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Devil of a Story

July 10, 1994

As someone who has been writing about historic Central Avenue for the past dozen years, I'm surprised to read how inaccessible it was for the production designer of "Devil in a Blue Dress," the new Easy Rawlins film ("The 'Devil' Is in the Details," by Sean Mitchell, June 26).

While I was researching my two books and one detective novel touching on the subject (all published within the past several years), not to mention numerous articles and two dozen R&B reissue album notes, I found enough photos, old news items and personal recollections to bring Central Avenue very much alive for me. Two other recent chroniclers--Tom Reed and Johnny Otis--also brought "the Stem" into clear focus in their books.

So Central Avenue's rich history wasn't lost, really. It's just that until Hollywood's new interest made it trendy, the street didn't merit any media attention.

JIM DAWSON

Hollywood

Your cover story on "Devil in a Blue Dress" included two photos. One was a shot of Central Avenue in the '40s, and it clearly shows the L.A. Transit Lines ("Yellow Cars") narrow-gauge (42-inch) tracks. The bottom picture, from the movie, shows a section of Main Street between "Wilton" and Fifth representing Central Avenue in the late '40s; there is no such street alignment, and I believe Winston Street downtown was indicated.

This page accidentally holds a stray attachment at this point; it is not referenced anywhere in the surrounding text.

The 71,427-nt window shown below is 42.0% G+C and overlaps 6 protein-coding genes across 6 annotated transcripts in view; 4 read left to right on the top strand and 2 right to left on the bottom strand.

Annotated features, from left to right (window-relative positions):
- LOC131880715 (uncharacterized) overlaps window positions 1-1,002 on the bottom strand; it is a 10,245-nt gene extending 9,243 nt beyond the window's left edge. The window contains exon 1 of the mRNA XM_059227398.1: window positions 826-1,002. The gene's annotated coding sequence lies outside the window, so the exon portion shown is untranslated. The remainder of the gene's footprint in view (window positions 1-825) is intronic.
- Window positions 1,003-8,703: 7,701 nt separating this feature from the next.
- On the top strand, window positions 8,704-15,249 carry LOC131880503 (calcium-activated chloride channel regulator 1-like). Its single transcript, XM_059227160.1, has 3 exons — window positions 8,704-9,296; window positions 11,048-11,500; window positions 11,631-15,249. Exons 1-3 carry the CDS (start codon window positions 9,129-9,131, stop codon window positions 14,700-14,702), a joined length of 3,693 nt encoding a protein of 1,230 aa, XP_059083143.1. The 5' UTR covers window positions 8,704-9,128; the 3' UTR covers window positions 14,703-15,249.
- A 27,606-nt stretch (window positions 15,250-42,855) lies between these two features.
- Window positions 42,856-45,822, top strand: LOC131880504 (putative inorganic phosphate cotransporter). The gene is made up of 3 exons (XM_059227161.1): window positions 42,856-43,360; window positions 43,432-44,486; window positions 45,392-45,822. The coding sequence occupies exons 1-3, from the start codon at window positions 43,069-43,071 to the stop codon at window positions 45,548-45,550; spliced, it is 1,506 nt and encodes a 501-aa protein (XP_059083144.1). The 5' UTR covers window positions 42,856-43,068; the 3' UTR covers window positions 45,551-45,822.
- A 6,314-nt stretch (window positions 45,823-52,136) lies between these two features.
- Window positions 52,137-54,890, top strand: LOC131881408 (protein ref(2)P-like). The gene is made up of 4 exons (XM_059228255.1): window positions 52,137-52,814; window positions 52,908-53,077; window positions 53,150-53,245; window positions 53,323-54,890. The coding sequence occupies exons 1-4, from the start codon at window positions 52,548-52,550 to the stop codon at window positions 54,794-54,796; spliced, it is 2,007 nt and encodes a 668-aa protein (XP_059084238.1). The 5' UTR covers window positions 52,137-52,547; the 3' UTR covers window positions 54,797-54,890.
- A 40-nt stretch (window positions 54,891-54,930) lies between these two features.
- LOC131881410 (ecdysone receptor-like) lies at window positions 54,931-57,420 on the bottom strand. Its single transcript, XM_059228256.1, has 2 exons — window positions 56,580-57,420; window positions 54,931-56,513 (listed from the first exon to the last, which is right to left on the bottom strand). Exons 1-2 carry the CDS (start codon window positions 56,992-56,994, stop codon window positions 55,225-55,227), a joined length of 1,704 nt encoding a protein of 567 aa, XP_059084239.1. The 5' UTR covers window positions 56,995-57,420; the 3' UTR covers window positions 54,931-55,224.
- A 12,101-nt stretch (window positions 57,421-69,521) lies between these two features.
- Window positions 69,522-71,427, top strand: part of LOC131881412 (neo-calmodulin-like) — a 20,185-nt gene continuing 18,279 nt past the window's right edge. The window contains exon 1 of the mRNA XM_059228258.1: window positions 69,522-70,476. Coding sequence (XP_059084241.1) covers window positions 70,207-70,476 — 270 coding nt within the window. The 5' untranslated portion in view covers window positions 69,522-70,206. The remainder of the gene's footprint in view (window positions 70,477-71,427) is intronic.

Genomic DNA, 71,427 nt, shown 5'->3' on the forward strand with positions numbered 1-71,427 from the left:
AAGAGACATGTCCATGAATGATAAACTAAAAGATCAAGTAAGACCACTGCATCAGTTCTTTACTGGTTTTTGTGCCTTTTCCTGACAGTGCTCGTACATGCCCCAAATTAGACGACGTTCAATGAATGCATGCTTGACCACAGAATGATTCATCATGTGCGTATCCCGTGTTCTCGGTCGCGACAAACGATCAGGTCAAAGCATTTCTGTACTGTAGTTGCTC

The other puzzle was that the bottom photo shows what appears to be a railroad track between white lines in the center of the street. I say "railroad" because no trolley wires are in sight. This is obviously standard-gauge (56 1/2 inches), but I know of no such track on either Main or Central. Was this track put in by technical movie magic?

In reality, the streetcar line on Central from Slauson north was replaced by a trolley coach on Aug. 3, 1947, but I am sure that the tracks would still have been in the street during 1948, the time of the movie.

HARVEY J. QUITTNER

Los Angeles

Reader Quittner is correct on all counts. The cross street in question is Winston, not Wilton, and the tracks would have remained in 1948. Notes Gary Frutkoff, the film's production designer: "We re-created the tracks and applied them to the street with permission from the city, and they stayed for 11 days."

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